- Dig them in fall and shake off as much soil as you can.
- Remove any foliage that looks dead or diseased.
- Set the plants aside to dry for a couple of days out of direct sunlight. That helps discourage mold and mildew in storage.
- Then place the plants in a paper bag and store them in a dry spot that stays 50 to 60 degrees F over winter. Traditionally they’re stored upside down. I’ve stored them this way and placed them sideways in the bag and haven’t noticed a big difference in survival rates.
- In spring pull plants out 6 to 8 weeks before the last average frost date.
- Remove dead foliage, cut the stems back to the green part of the stem and pot them up. You should see new growth in a couple of weeks and enjoy these gorgeous flowers for another year.
Did you know zonal geraniums can be a trap crop for Japanese beetles?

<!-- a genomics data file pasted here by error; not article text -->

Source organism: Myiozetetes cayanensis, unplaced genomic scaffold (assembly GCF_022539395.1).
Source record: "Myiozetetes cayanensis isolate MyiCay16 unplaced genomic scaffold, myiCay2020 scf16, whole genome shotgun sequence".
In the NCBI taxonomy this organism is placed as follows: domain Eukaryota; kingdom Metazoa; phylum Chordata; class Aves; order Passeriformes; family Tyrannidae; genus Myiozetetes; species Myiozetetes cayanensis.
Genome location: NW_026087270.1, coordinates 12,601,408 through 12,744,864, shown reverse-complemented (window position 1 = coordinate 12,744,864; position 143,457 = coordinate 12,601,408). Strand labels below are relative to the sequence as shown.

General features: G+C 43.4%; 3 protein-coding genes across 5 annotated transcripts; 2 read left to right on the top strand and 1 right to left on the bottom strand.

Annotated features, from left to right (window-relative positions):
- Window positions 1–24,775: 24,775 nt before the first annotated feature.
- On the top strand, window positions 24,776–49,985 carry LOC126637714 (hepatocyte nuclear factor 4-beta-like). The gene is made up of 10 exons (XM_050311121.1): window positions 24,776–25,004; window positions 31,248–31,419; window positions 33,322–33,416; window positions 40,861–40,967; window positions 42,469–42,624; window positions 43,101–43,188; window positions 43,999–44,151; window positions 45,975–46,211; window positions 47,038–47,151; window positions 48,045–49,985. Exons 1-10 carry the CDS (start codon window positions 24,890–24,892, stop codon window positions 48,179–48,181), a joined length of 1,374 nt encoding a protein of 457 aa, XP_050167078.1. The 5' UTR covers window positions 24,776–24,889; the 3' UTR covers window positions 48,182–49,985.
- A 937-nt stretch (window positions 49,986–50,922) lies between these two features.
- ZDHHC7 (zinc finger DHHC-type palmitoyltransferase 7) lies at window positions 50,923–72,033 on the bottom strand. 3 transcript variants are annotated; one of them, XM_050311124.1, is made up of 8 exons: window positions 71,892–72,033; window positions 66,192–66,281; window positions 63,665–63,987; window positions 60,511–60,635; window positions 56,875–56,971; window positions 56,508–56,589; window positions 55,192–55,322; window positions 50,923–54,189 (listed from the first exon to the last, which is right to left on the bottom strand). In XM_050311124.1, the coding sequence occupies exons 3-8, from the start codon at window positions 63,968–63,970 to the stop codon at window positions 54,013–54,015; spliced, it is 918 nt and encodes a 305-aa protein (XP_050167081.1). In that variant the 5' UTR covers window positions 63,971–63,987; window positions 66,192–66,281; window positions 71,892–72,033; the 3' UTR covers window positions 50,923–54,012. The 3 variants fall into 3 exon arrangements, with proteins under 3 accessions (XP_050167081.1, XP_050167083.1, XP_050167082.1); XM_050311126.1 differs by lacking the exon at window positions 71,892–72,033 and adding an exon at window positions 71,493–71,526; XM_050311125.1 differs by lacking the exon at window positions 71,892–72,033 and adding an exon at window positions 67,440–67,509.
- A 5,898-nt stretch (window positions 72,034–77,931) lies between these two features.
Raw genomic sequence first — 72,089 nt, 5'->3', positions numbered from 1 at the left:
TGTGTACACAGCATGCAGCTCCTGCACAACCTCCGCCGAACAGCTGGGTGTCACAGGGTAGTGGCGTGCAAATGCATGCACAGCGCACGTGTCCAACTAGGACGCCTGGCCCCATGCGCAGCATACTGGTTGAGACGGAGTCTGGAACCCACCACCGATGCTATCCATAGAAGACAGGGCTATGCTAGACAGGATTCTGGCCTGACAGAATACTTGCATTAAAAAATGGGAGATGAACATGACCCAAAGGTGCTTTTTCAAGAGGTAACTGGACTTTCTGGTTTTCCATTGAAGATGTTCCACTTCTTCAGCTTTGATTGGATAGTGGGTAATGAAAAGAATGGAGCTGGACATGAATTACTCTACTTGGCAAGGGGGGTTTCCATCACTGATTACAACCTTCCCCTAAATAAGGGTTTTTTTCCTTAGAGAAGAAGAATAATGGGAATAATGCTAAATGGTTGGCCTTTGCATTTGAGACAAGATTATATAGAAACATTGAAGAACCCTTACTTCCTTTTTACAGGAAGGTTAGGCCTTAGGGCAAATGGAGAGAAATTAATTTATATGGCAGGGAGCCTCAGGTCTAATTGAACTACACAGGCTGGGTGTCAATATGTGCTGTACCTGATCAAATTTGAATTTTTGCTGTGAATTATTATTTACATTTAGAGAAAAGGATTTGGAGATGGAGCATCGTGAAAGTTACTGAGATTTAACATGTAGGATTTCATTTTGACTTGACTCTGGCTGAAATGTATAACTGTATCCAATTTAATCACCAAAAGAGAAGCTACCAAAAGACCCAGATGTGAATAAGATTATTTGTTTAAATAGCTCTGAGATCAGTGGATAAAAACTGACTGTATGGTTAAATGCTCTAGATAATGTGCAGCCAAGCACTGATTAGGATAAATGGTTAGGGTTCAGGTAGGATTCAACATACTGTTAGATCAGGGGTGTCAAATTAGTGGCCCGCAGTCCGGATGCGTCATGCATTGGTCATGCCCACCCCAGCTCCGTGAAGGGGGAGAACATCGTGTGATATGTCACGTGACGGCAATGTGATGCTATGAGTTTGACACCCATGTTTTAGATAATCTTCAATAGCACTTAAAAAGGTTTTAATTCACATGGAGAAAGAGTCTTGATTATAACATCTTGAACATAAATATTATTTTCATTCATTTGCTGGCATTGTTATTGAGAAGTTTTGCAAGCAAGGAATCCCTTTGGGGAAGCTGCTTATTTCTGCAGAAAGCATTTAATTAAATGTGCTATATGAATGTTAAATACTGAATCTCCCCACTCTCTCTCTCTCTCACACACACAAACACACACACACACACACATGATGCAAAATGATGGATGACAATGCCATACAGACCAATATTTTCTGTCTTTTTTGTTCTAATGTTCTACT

Japanese beetles will eat zonal geraniums, but within 30 minutes of consuming petals this pest becomes paralyzed. You may find them lying on the foliage or ground nearby, making it easier for them to fall prey to predators, such as birds, or for you to catch and dispose of them. Japanese beetles usually recover within 24 hours so as you’re making your daily beetle sweep, pay special attention to the zonal geraniums. You can even use geraniums as a trap crop near other vulnerable plants. Researchers are looking into how they can capitalize on this unique situation to control Japanese beetles.
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Find a zonal geranium for your garden
You're sure to find a zonal geranium to add some pizzazz to your containers or garden. They come in a variety of bloom colors, and the foliage ranges from crisp green to an eye-catching tricolor that creates more drama than the flowers. Let's take a look at a few great geranium varieties you might like to try in the gallery below!